The research leading to the successful development of oral contraceptives was almost entirely funded by donations from a single person - Katherine McCormick, heiress to a substantial portion of the McCormick combine harvester fortune.
The demon core was a sphere of plutonium, originally developed by the Manhattan Project as a fissile core for an atomic bomb, but subsequently repurposed as a test device. It was involved in two fatal accidents where physicists working with the core were killed by radiation bursts.
Remember that time the Canadian Prime Minister put a Quebec separtist protester in a choke hold, breaking the man’s tooth, and it then became a beloved national joke?
During World War II, the U.S. developed an experimental test fighter aircraft known as the “Flying Pancake”.
The Romans apparently used war pigs as a counter-measure against war elephants. More colorful accounts of this practice include the stratagem of dousing the pigs in pitch, lighting them on fire, and driving them towards the elephants.
Knocker-ups were members of a, now obsolete, profession whose job was to rouse sleeping people by knocking on their doors or tapping on their windows with a stick. Remarkably, some people were still practicing the profession in England up into the 1970s.
Remember that time the Soviets extinguished an out-of-control gas well inferno by nuking it?
From 1843-1879, the British built a 2000+ kilometer hedge across most of the Indian subcontinent as a custom’s barrier designed to prevent smuggling of salt.
In modern usage, the word “nostalgia” generally means “yearning for the past”. But when it was coined, the meaning was narrower and specifically referred to homesickness. Thus the Greek roots νόστος (nóstos, “homecoming”) and ἄλγος (álgos, “pain, ache”). At the time, this was meant quite literally as a medical condition that specifically afflicted the Swiss, with symptoms including fever, stomach pain, and death.
There are a surprisingly large number of whistled languages.
The word “decimation” originally refers to the Roman military practice of executing every tenth man in a group of soldiers found guilty of insubordination or desertion. There are a depressing number of documented instances of the practice from the 20th century, mostly concentrated around World War I.
Apparently, it is possible to cause imploding bubbles of a liquid to emit light by bombarding the bubbles with sound - a phenomenon known as sonoluminescence.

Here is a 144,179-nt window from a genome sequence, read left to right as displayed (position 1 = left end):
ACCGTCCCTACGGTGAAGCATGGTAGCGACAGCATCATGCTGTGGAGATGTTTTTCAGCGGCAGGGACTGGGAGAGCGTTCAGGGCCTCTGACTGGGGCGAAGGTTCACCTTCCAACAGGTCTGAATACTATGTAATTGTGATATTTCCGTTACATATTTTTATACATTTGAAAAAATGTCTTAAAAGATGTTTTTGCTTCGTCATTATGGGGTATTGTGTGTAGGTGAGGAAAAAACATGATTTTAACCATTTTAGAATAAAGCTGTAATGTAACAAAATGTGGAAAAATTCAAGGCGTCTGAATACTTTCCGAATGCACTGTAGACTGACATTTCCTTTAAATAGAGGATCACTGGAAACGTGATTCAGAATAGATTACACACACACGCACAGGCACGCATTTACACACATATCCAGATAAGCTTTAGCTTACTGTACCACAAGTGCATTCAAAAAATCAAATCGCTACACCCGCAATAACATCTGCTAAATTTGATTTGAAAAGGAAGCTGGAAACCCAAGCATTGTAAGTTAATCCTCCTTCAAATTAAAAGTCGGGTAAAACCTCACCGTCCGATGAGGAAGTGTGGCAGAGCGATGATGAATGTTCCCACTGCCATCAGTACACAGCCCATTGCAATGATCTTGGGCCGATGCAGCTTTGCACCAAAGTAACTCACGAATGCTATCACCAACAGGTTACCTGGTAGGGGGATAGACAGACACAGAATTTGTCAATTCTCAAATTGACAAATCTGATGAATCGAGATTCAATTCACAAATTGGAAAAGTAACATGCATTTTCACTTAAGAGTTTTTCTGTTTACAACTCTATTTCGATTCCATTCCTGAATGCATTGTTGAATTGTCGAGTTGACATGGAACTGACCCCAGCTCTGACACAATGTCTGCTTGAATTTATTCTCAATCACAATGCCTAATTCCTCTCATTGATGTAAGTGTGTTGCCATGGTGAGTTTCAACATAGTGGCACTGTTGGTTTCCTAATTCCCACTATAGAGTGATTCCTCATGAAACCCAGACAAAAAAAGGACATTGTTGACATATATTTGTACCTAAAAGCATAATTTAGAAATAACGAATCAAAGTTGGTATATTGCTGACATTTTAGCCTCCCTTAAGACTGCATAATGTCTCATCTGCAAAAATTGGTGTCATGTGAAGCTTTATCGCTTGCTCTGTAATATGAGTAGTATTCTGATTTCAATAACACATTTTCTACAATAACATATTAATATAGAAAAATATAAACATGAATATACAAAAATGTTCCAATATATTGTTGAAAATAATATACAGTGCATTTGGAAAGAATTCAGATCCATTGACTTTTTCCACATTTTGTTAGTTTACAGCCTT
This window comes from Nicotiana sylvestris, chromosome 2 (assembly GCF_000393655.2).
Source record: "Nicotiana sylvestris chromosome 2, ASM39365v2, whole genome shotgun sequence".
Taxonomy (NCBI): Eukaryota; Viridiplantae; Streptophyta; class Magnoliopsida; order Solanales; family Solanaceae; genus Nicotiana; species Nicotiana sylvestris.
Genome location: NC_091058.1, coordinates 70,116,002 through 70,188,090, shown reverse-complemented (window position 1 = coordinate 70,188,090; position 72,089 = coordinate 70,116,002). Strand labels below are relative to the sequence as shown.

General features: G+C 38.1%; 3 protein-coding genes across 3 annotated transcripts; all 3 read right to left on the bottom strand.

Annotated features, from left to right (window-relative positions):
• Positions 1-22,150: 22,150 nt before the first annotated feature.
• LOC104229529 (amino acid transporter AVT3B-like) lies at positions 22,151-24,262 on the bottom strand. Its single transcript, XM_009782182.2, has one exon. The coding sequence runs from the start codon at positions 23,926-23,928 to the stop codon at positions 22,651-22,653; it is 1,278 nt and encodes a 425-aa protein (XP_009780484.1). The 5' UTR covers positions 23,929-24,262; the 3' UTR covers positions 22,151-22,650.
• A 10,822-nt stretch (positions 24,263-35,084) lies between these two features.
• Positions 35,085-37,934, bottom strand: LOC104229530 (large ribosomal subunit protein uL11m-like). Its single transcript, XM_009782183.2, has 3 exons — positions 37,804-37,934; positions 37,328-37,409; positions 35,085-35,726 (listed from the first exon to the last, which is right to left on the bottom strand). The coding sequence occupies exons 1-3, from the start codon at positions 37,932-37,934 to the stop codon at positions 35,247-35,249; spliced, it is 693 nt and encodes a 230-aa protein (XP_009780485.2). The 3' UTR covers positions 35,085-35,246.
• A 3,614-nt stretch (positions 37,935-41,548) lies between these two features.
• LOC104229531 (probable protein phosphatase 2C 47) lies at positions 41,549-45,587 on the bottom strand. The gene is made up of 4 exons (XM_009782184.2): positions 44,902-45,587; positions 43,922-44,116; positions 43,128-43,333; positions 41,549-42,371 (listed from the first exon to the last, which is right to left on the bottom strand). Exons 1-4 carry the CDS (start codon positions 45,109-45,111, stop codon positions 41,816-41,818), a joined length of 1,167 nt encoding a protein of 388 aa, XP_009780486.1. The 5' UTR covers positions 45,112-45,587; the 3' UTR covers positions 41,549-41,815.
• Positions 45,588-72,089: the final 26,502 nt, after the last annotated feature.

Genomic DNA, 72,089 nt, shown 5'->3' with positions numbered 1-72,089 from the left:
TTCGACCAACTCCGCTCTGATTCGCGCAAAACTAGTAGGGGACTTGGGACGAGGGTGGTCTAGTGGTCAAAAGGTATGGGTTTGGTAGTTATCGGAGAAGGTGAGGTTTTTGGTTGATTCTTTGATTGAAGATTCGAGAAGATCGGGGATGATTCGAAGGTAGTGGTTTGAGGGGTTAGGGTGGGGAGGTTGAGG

Marble Hill is a neighborhood in New York City that is legally part of the borough of Manhattan, but is not located on the island of Manhattan. Originally at the northern tip of the island, the neighborhood was separated from Manhattan in 1895 by the construction of the Harlem Ship Canal. In 1914, the part of the Harlem River that ran along the north of Marble Hill was filled in, so the neighborhood is now directly connected to the Bronx.
Passing two arguments to
cd will cause it to navigate in such a way that it searches
pwd for the first argument and swaps it for the second. For example, invoking
cd jane jill from
/home/jane navigates to
Nuclear submarines primarily produce oxygen via electrolysis. However, as a backup, they require a system for oxygen generation that works even in the event of power failure. That backup system is oxygen candles, which release oxygen when they are burnt.
In the event of a puncture, self-sealing fuel tanks swell, absorb fuel, and expand so as to minimize fuel loss and resulting damage. They are common in military aircraft since they significantly improve the survival rate of aircraft that take fire. I was surprised to learn that they were in use as early as the 1920s and were used extensively by aircraft throughout World War II.
The glass armonica is a mechanical musical instrument, invented by Benjamin Franklin, that uses a series of glass bowls rotated around a spindle to produce musical tones. Bizarrely, the instrument was [rumored to cause both musicians and listeners to go mad. "[The harmonica] excessively stimulates the nerves, plunges the player into a nagging depression and hence into a dark and melancholy mood, that is an apt method for slow self-annihilation."
The record distance for human-powered flight is held by Daedalus 88, a cycle powered aircraft. In 1988, Kanellos Kanellopoulos, an Olympic cyclist, piloted the aircraft 115 km from Crete to Santorini.